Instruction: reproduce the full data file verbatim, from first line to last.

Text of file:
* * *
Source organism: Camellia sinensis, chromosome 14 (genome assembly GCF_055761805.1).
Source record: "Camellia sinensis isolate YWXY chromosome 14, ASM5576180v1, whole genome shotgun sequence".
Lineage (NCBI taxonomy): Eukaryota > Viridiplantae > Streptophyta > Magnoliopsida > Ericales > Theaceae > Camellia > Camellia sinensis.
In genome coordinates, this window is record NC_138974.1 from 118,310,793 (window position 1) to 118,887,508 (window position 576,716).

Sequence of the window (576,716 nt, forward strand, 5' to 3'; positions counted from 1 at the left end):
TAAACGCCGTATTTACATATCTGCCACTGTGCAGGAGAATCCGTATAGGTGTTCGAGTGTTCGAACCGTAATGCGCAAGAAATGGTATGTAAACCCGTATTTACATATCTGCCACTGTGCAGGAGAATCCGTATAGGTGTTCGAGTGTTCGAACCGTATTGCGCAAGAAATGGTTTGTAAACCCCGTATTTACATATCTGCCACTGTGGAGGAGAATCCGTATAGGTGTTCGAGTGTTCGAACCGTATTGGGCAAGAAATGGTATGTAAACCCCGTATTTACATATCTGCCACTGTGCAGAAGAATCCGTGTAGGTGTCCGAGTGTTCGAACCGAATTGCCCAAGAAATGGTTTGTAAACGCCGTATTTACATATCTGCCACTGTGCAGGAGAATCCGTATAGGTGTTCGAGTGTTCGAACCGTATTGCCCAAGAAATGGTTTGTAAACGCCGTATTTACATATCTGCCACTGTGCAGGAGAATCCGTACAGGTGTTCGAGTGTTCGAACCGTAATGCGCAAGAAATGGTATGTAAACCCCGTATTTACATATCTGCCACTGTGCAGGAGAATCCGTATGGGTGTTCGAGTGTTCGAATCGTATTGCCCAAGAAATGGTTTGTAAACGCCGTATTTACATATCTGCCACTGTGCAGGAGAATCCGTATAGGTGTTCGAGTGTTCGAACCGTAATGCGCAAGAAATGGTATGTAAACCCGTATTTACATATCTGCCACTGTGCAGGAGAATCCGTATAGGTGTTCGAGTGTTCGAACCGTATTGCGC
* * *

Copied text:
Source organism: Camellia sinensis, chromosome 14 (genome assembly GCF_055761805.1).
Source record: "Camellia sinensis isolate YWXY chromosome 14, ASM5576180v1, whole genome shotgun sequence".
Lineage (NCBI taxonomy): Eukaryota > Viridiplantae > Streptophyta > Magnoliopsida > Ericales > Theaceae > Camellia > Camellia sinensis.
In genome coordinates, this window is record NC_138974.1 from 118,310,793 (window position 1) to 118,887,508 (window position 576,716).

Sequence of the window (576,716 nt, forward strand, 5' to 3'; positions counted from 1 at the left end):
TAAACGCCGTATTTACATATCTGCCACTGTGCAGGAGAATCCGTATAGGTGTTCGAGTGTTCGAACCGTAATGCGCAAGAAATGGTATGTAAACCCGTATTTACATATCTGCCACTGTGCAGGAGAATCCGTATAGGTGTTCGAGTGTTCGAACCGTATTGCGCAAGAAATGGTTTGTAAACCCCGTATTTACATATCTGCCACTGTGGAGGAGAATCCGTATAGGTGTTCGAGTGTTCGAACCGTATTGGGCAAGAAATGGTATGTAAACCCCGTATTTACATATCTGCCACTGTGCAGAAGAATCCGTGTAGGTGTCCGAGTGTTCGAACCGAATTGCCCAAGAAATGGTTTGTAAACGCCGTATTTACATATCTGCCACTGTGCAGGAGAATCCGTATAGGTGTTCGAGTGTTCGAACCGTATTGCCCAAGAAATGGTTTGTAAACGCCGTATTTACATATCTGCCACTGTGCAGGAGAATCCGTACAGGTGTTCGAGTGTTCGAACCGTAATGCGCAAGAAATGGTATGTAAACCCCGTATTTACATATCTGCCACTGTGCAGGAGAATCCGTATGGGTGTTCGAGTGTTCGAATCGTATTGCCCAAGAAATGGTTTGTAAACGCCGTATTTACATATCTGCCACTGTGCAGGAGAATCCGTATAGGTGTTCGAGTGTTCGAACCGTAATGCGCAAGAAATGGTATGTAAACCCGTATTTACATATCTGCCACTGTGCAGGAGAATCCGTATAGGTGTTCGAGTGTTCGAACCGTATTGCGC